Manchester United’s season got off to an awful start on Saturday with a 3-1 home defeat against Crystal Palace.

It sparked the predictable cries for signings after a summer in which just one new face arrived in the door.

Of course a shiny new left back and right winger would help – Alex Telles and Jadon Sancho anyone? – but the issues on Saturday extended beyond something which can be solved by new faces.

Manchester United v Crystal Palace - Premier League
(Richard Heathcote/Getty Images )

Fitness concerns

Palace looked way, way ahead of United in terms of match sharpness.

The Eagles played four pre-season games and this was their third match of the season; United had a curtailed pre-season, a friendly defeat to Aston Villa last week and then Saturday.

It showed in the way Palace counter attacked at will all afternoon.

That can’t be fixed simply by signing Jadon Sancho. Nor is it a complete excuse for some of the sloppy passing on display during Saturday’s game.

Manchester United v Crystal Palace - Premier League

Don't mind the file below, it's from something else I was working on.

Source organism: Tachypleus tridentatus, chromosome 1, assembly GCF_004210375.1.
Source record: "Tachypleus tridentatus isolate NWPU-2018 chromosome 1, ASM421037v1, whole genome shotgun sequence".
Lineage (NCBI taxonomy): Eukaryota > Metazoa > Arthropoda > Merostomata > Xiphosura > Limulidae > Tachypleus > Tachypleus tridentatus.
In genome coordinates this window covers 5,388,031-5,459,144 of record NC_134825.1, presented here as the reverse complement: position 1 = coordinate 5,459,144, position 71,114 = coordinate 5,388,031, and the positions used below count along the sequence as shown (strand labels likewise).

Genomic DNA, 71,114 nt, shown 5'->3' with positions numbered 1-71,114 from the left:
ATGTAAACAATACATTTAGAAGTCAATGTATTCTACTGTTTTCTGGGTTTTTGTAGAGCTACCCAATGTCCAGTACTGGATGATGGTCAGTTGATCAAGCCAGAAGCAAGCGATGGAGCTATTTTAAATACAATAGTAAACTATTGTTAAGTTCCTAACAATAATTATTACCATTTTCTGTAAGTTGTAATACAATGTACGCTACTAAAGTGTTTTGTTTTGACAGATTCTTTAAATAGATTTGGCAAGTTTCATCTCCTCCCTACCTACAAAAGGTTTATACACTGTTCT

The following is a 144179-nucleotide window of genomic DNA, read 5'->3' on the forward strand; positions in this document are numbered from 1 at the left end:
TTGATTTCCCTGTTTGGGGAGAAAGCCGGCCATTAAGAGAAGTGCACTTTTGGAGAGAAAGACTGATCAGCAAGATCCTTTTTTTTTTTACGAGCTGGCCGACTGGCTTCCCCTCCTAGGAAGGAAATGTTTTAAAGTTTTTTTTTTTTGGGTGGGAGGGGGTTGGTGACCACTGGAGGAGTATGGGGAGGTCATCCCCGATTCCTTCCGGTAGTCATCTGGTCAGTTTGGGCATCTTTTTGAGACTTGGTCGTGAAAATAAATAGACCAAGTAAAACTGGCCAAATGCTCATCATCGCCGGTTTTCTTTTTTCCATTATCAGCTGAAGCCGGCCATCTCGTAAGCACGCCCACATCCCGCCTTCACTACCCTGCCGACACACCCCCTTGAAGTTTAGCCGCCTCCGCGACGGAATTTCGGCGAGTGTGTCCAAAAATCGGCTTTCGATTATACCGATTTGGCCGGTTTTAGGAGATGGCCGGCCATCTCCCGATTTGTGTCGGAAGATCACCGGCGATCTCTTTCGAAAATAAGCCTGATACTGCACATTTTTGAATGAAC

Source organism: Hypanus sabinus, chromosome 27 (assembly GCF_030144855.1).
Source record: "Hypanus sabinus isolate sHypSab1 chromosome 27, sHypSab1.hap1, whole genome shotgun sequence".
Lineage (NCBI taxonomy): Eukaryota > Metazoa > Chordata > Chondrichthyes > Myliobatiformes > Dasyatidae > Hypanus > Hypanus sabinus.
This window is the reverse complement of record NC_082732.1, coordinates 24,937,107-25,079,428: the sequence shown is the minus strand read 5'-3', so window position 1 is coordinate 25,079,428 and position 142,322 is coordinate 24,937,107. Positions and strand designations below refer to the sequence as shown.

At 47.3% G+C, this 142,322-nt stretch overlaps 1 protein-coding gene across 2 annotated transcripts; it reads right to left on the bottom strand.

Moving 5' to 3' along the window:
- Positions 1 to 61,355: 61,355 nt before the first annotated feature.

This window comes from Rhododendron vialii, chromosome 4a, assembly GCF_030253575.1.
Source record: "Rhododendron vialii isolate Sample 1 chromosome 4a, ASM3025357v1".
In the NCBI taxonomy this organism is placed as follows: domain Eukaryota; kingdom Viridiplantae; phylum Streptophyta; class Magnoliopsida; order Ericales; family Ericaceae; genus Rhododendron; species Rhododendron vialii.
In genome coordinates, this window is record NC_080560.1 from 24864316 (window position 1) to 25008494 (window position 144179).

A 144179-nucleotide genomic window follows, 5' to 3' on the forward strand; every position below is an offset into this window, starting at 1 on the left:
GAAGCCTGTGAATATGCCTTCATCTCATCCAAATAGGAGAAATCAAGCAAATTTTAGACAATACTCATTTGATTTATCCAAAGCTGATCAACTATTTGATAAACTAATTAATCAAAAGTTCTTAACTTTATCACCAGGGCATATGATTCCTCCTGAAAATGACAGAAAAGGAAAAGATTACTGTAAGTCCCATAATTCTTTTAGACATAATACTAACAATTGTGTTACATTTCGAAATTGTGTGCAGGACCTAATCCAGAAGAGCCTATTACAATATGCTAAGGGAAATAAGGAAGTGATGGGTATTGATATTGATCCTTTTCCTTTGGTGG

Matthew Peters/Manchester United via Getty Images

What is Solskjaer’s plan?

Liverpool and Manchester City execute pre-planned, lethal attacking moves week-in, week-out.

United’s approach under Solskjaer simply seems to rely on getting talented players at the front end of the pitch and letting them freeform.

Sancho on his own isn’t going to elevate stodgy performances – we saw that on England duty last week.

Solskjaer needs a more sophisticated plan, and he was also found wanting when it came to making the changes needed to chase the game.

Manchester United v Crystal Palace - Premier League
(Richard Heathcote/Getty Images )

How many can United sign?

Two new players is the absolute maximum United fans can realistically expect to arrive between now and the end of the transfer window.

They may well give the club a lift but on Saturday, all 11 players were off the pace.

Solskjaer would be best served coaching widespread improvement in terms of fitness and cohesion on the training pitch.

Signing big-money players isn’t the only way to fix a team.

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